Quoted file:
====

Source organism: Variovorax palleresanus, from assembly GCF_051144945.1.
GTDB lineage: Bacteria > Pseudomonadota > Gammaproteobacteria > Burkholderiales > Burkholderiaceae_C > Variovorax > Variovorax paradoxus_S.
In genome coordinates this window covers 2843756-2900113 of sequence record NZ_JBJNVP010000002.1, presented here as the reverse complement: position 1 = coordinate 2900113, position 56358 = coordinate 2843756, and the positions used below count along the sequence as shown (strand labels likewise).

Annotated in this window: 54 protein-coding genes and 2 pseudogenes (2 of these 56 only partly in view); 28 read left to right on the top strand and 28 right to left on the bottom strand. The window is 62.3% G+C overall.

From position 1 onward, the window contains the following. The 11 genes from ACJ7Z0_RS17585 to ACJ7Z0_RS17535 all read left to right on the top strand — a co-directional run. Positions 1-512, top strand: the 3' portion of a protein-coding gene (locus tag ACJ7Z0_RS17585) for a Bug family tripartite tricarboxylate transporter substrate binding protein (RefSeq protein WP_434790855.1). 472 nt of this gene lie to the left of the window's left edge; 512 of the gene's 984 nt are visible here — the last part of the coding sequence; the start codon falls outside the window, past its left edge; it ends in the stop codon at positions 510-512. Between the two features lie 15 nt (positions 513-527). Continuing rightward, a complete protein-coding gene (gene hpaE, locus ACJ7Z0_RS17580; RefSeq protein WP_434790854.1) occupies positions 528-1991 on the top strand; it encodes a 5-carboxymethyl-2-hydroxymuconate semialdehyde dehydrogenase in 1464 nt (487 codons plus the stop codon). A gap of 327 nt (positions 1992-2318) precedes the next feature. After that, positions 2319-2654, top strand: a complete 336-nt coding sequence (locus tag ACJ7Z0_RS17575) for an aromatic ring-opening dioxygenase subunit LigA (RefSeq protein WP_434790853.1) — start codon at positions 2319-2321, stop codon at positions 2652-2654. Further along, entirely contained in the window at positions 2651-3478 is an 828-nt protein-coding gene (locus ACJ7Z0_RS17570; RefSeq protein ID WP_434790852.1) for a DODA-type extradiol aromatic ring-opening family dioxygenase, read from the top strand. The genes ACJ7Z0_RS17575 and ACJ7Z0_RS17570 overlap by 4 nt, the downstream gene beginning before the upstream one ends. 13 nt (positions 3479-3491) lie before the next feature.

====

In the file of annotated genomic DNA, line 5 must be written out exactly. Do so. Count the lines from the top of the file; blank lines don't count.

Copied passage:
From position 1 onward, the window contains the following. The 11 genes from ACJ7Z0_RS17585 to ACJ7Z0_RS17535 all read left to right on the top strand — a co-directional run. Positions 1-512, top strand: the 3' portion of a protein-coding gene (locus tag ACJ7Z0_RS17585) for a Bug family tripartite tricarboxylate transporter substrate binding protein (RefSeq protein WP_434790855.1). 472 nt of this gene lie to the left of the window's left edge; 512 of the gene's 984 nt are visible here — the last part of the coding sequence; the start codon falls outside the window, past its left edge; it ends in the stop codon at positions 510-512. Between the two features lie 15 nt (positions 513-527). Continuing rightward, a complete protein-coding gene (gene hpaE, locus ACJ7Z0_RS17580; RefSeq protein WP_434790854.1) occupies positions 528-1991 on the top strand; it encodes a 5-carboxymethyl-2-hydroxymuconate semialdehyde dehydrogenase in 1464 nt (487 codons plus the stop codon). A gap of 327 nt (positions 1992-2318) precedes the next feature. After that, positions 2319-2654, top strand: a complete 336-nt coding sequence (locus tag ACJ7Z0_RS17575) for an aromatic ring-opening dioxygenase subunit LigA (RefSeq protein WP_434790853.1) — start codon at positions 2319-2321, stop codon at positions 2652-2654. Further along, entirely contained in the window at positions 2651-3478 is an 828-nt protein-coding gene (locus ACJ7Z0_RS17570; RefSeq protein ID WP_434790852.1) for a DODA-type extradiol aromatic ring-opening family dioxygenase, read from the top strand. The genes ACJ7Z0_RS17575 and ACJ7Z0_RS17570 overlap by 4 nt, the downstream gene beginning before the upstream one ends. 13 nt (positions 3479-3491) lie before the next feature.